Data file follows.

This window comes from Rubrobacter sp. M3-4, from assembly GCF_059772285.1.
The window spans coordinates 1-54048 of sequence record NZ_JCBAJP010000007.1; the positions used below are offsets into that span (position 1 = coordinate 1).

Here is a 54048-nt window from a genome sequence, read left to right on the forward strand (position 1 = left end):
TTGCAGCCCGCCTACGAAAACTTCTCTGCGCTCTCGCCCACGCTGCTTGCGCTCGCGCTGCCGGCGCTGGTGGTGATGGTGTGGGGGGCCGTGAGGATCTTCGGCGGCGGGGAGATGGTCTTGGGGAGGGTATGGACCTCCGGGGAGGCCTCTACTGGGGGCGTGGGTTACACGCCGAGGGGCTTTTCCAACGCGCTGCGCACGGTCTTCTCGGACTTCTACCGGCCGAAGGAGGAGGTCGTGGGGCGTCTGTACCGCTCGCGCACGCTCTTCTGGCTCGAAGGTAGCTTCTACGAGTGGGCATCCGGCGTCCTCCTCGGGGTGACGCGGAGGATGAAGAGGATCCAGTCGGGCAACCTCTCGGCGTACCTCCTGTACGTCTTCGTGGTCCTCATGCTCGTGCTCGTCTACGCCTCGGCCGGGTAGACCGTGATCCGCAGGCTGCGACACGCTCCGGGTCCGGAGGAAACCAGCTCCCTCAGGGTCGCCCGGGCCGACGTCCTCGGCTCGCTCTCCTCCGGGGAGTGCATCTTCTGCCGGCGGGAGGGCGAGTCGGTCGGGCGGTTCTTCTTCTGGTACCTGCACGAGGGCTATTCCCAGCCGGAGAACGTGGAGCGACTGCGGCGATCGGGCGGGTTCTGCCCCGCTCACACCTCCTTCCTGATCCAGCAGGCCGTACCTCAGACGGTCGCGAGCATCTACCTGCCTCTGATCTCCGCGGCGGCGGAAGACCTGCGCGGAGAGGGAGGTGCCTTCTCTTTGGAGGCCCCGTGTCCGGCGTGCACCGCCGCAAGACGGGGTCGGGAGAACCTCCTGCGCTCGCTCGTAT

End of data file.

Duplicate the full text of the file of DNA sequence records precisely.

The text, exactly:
This window comes from Rubrobacter sp. M3-4, from assembly GCF_059772285.1.
The window spans coordinates 1-54048 of sequence record NZ_JCBAJP010000007.1; the positions used below are offsets into that span (position 1 = coordinate 1).

Here is a 54048-nt window from a genome sequence, read left to right on the forward strand (position 1 = left end):
TTGCAGCCCGCCTACGAAAACTTCTCTGCGCTCTCGCCCACGCTGCTTGCGCTCGCGCTGCCGGCGCTGGTGGTGATGGTGTGGGGGGCCGTGAGGATCTTCGGCGGCGGGGAGATGGTCTTGGGGAGGGTATGGACCTCCGGGGAGGCCTCTACTGGGGGCGTGGGTTACACGCCGAGGGGCTTTTCCAACGCGCTGCGCACGGTCTTCTCGGACTTCTACCGGCCGAAGGAGGAGGTCGTGGGGCGTCTGTACCGCTCGCGCACGCTCTTCTGGCTCGAAGGTAGCTTCTACGAGTGGGCATCCGGCGTCCTCCTCGGGGTGACGCGGAGGATGAAGAGGATCCAGTCGGGCAACCTCTCGGCGTACCTCCTGTACGTCTTCGTGGTCCTCATGCTCGTGCTCGTCTACGCCTCGGCCGGGTAGACCGTGATCCGCAGGCTGCGACACGCTCCGGGTCCGGAGGAAACCAGCTCCCTCAGGGTCGCCCGGGCCGACGTCCTCGGCTCGCTCTCCTCCGGGGAGTGCATCTTCTGCCGGCGGGAGGGCGAGTCGGTCGGGCGGTTCTTCTTCTGGTACCTGCACGAGGGCTATTCCCAGCCGGAGAACGTGGAGCGACTGCGGCGATCGGGCGGGTTCTGCCCCGCTCACACCTCCTTCCTGATCCAGCAGGCCGTACCTCAGACGGTCGCGAGCATCTACCTGCCTCTGATCTCCGCGGCGGCGGAAGACCTGCGCGGAGAGGGAGGTGCCTTCTCTTTGGAGGCCCCGTGTCCGGCGTGCACCGCCGCAAGACGGGGTCGGGAGAACCTCCTGCGCTCGCTCGTAT